This Isn’t Santa’s Parade
We have a hard time getting our minds around relative poverty and wealth. Here’s one helpful idea. Dutch economist Jan Pen imagined a parade in which all of humanity walks past in order of wealth, from least wealthy to most. The parade lasts one hour and people’s heights are also determined by their wealth. (I first came across this is The Numbers Game by Blastland and Dilnot, which taught me more about statistics than any math course I ever took). Here’s a Canadian take on what this would look like:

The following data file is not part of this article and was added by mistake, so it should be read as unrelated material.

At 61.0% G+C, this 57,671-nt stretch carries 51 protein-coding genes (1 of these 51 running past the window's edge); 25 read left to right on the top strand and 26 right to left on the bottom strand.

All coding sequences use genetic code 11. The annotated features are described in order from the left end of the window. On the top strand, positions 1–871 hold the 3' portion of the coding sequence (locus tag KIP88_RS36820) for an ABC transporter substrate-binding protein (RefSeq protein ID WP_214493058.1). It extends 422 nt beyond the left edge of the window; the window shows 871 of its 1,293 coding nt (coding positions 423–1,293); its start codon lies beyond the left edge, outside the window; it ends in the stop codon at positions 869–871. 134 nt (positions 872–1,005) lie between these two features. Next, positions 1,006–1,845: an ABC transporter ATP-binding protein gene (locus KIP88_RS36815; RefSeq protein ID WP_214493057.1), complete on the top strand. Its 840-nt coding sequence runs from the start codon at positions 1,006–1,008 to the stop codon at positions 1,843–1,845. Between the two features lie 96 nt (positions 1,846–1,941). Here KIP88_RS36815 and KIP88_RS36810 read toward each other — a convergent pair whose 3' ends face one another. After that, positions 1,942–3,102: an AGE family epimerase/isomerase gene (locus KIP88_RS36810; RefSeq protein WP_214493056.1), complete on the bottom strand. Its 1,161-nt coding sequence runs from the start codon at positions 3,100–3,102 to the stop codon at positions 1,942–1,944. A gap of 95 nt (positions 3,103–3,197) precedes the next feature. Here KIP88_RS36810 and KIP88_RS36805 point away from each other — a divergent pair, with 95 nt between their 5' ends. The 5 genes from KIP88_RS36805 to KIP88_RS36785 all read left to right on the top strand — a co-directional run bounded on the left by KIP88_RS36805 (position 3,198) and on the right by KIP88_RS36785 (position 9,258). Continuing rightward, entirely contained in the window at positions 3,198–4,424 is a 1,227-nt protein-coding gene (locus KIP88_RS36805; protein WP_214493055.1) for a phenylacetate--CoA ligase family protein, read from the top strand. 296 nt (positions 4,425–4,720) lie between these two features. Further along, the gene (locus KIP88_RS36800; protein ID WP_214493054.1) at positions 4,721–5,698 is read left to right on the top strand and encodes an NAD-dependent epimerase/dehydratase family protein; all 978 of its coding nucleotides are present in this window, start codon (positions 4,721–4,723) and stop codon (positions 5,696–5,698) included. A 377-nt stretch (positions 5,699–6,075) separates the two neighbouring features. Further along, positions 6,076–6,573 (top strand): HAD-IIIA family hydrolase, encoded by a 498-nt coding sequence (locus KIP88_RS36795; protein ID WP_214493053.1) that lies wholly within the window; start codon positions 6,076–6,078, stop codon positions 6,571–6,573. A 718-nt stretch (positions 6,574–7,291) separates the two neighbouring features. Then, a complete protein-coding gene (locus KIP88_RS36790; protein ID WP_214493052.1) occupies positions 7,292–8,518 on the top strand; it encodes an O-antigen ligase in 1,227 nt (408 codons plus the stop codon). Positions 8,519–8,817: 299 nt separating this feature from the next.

Mere statistics about inequality can suck the real-life drama out of the story. So Dutch statistician Jan Pen came up with a more vivid way to illustrate inequality, by presenting the national distribution of income as a one-hour parade in which everyone in the country marches and everyone’s size is determined by his or her income. The bigger the income, the taller the marcher. Here’s what Canada’s parade looks like For the first six minutes, the marchers are so small, it’s hard to see them. With average family incomes of about $10,000, they stand only about one foot tall. The marchers get gradually taller. When we reach the midpoint of the parade, they measure about 5 foot, 6 inches, with an income of $55,000 – the median Canadian family income. After that, the marchers continue to increase gradually in height until the last few minutes, when they shoot up dramatically to heights of 16, 17, 18 feet and more. By the last few seconds, we see some extraordinary giants, such as John Hunkin, chairman of CIBC, with an income of $13.8 million, measuring almost 1,380 feet high, and auto parts magnate Frank Stronach, father of Belinda, with an income of $53.5 million, measuring just over a mile high! But this parade only measures inequality of income. The more meaningful measure is inequality of wealth – that is, financial assets. So here’s the same parade of Canadians, but this time with their height measured in wealth, not income. This time, the parade has been going for about 10 minutes before we even realize it’s begun – because those at the front aren’t just tiny, they’re actually underground. (They own nothing of value and are net debtors). At about 20 minutes, we see people the size of dwarfs, until the midpoint of the parade, where marchers stand 5 foot 6 inches, with net wealth of $81,000. The rest of this parade progresses much like the income parade, until the end, when we encounter even more colossal giants. With less than one-tenth of a second to go, some of Canada’s wealthiest men stride past. There’s Ted Rogers, with assets of $1.7 billion, standing 21 miles high, and Galen Weston, with assets of $9.7 billion, stretching up a full 121 miles. Finally, bringing up the rear, is Canada’s richest man, Ken Thomson, with $21.6 billion – towering a breathtaking 272 miles above us.And that’s just Canada; the global parade would be exponentially more dramatic. What can we do?